Human Rights Watch expressed grave concern at Monday's deadly attack by Israeli soldiers on a minibus carrying Palestinian workers to their jobs.
Human Rights Watch called on Israel to conduct an impartial investigation into the shooting and to discipline or bring charges against persons found responsible for the killing.
The incident reportedly occurred at around 6:30 a.m. when the minibus, carrying sixteen Palestinian day laborers from the village of al-Khadr, near Bethlehem, came upon a mound of earth set up as a roadblock by the Israeli army. The driver initially tried to drive around it, but following the soldiers' orders, turned the bus around to return to al-Khadr. One or more of the soldiers then reportedly opened fire on the retreating vehicle from a distance of approximately thirty meters, shattering the rear window and killing Abu Swayyeh. Muhammad Barmil, another worker in the bus, was reportedly seriously injured.
Since the current period of unrest began in late September, Israel has repeatedly rebuffed calls to investigate incidents involving allegedly excessive or indiscriminate use of deadly force against Palestinians.
"This killing appears to have been entirely unprovoked," said Hanny Megally, executive director of the Middle East and North Africa division of Human Rights Watch. "Israel must investigate all cases where deadly force has been used against unarmed civilians, especially in circumstances that are highly questionable at best."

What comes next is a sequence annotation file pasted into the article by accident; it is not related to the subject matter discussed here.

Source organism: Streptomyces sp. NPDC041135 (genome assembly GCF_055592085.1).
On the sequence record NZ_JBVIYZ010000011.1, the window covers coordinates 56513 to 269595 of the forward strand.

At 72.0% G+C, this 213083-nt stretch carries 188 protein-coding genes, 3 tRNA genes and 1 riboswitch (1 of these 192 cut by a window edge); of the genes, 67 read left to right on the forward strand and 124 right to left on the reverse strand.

Megally also deplored the killing on Sunday night of thirty-five year old Tsahi Sasson, as he drove along a road near the Israeli settlement of Gilo, and called on the Palestinian Authority to investigate and prosecute those responsible in accordance with internationally accepted fair trial standards.
The organization expressed concern at the continuing Israeli policy of "liquidation" of Palestinians who it claims are responsible for planning or carrying out attacks on Israeli soldiers or settlers. It said Israeli officials have not made public any evidence to substantiate such claims and criticized the lack of a transparent civilian or military review of such decisions. On Tuesday Israeli helicopters fired missiles into a car in the northern Gaza Strip killing Massoud Ayyad, 54, who has been identified as a member of the Palestinian Preventive Security Force, and reportedly injured at least four other persons. The rocket attack was apparently part of Israel's declared policy of "liquidation."
Also on Tuesday the Israeli government argued before the country's High Court of Justice that it should not hear a petition against the policy of assassinations by Dr. Siham Thabet, the widow of a Palestinian health official assassinated on December 31. The government argued today that such killings were legitimate acts of war, but it has not made public any information to substantiate the claim that the targeted individuals were responsible for violent attacks or the claim that Israel had no alternative in order to save lives.
"This amounts to a policy of officially-sanctioned killing without public accountability," Megally said. "Here we have the prime minister effectively acting as prosecutor, judge, and jury in a secret process leading to death sentences that can't be appealed."
According to Israeli press reports, the government has refused to respond to a United States government request for clarification of its assassinations policy. The request was related to the State Department's annual country reports on human rights, now in preparation. The Israeli foreign ministry reportedly responded that this was not a human rights issue. The European Union issued a statement on Tuesday that "Israel's policy in this regard is unacceptable and contrary to the rule of law."